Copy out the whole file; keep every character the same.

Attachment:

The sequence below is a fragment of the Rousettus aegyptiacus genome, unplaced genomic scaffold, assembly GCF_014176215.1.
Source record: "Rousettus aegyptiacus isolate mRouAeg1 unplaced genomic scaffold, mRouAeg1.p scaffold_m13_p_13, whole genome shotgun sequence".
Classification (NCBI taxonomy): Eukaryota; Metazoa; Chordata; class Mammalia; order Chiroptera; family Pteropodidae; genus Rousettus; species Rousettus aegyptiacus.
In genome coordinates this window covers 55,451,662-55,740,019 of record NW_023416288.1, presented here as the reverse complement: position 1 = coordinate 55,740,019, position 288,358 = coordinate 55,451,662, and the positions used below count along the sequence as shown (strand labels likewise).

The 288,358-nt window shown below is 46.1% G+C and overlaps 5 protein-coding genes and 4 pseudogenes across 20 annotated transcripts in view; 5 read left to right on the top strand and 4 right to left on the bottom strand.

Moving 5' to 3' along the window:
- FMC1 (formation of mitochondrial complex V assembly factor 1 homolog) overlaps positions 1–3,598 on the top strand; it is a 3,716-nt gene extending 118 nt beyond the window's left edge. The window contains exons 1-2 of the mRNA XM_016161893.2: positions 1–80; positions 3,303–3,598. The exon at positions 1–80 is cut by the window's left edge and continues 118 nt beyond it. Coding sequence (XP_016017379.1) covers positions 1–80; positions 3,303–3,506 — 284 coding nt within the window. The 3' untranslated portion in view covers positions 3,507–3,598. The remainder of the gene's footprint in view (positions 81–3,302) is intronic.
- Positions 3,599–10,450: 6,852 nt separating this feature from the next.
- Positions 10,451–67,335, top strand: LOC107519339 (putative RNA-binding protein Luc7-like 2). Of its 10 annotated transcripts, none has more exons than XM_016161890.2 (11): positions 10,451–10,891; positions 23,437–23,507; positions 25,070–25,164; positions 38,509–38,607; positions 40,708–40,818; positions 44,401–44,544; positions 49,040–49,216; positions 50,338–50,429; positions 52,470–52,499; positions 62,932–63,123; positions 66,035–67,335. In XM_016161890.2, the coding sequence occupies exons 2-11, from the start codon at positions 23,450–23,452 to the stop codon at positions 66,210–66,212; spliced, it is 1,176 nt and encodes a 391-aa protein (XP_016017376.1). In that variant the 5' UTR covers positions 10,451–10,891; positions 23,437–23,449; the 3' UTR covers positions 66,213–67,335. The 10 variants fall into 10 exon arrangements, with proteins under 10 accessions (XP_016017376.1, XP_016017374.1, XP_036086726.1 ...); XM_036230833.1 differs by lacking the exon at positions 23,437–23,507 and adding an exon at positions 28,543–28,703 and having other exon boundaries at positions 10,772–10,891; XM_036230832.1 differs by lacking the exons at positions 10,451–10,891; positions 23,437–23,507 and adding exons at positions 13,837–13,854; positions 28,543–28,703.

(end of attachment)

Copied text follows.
The sequence below is a fragment of the Rousettus aegyptiacus genome, unplaced genomic scaffold, assembly GCF_014176215.1.
Source record: "Rousettus aegyptiacus isolate mRouAeg1 unplaced genomic scaffold, mRouAeg1.p scaffold_m13_p_13, whole genome shotgun sequence".
Classification (NCBI taxonomy): Eukaryota; Metazoa; Chordata; class Mammalia; order Chiroptera; family Pteropodidae; genus Rousettus; species Rousettus aegyptiacus.
In genome coordinates this window covers 55,451,662-55,740,019 of record NW_023416288.1, presented here as the reverse complement: position 1 = coordinate 55,740,019, position 288,358 = coordinate 55,451,662, and the positions used below count along the sequence as shown (strand labels likewise).

The 288,358-nt window shown below is 46.1% G+C and overlaps 5 protein-coding genes and 4 pseudogenes across 20 annotated transcripts in view; 5 read left to right on the top strand and 4 right to left on the bottom strand.

Moving 5' to 3' along the window:
- FMC1 (formation of mitochondrial complex V assembly factor 1 homolog) overlaps positions 1–3,598 on the top strand; it is a 3,716-nt gene extending 118 nt beyond the window's left edge. The window contains exons 1-2 of the mRNA XM_016161893.2: positions 1–80; positions 3,303–3,598. The exon at positions 1–80 is cut by the window's left edge and continues 118 nt beyond it. Coding sequence (XP_016017379.1) covers positions 1–80; positions 3,303–3,506 — 284 coding nt within the window. The 3' untranslated portion in view covers positions 3,507–3,598. The remainder of the gene's footprint in view (positions 81–3,302) is intronic.
- Positions 3,599–10,450: 6,852 nt separating this feature from the next.
- Positions 10,451–67,335, top strand: LOC107519339 (putative RNA-binding protein Luc7-like 2). Of its 10 annotated transcripts, none has more exons than XM_016161890.2 (11): positions 10,451–10,891; positions 23,437–23,507; positions 25,070–25,164; positions 38,509–38,607; positions 40,708–40,818; positions 44,401–44,544; positions 49,040–49,216; positions 50,338–50,429; positions 52,470–52,499; positions 62,932–63,123; positions 66,035–67,335. In XM_016161890.2, the coding sequence occupies exons 2-11, from the start codon at positions 23,450–23,452 to the stop codon at positions 66,210–66,212; spliced, it is 1,176 nt and encodes a 391-aa protein (XP_016017376.1). In that variant the 5' UTR covers positions 10,451–10,891; positions 23,437–23,449; the 3' UTR covers positions 66,213–67,335. The 10 variants fall into 10 exon arrangements, with proteins under 10 accessions (XP_016017376.1, XP_016017374.1, XP_036086726.1 ...); XM_036230833.1 differs by lacking the exon at positions 23,437–23,507 and adding an exon at positions 28,543–28,703 and having other exon boundaries at positions 10,772–10,891; XM_036230832.1 differs by lacking the exons at positions 10,451–10,891; positions 23,437–23,507 and adding exons at positions 13,837–13,854; positions 28,543–28,703.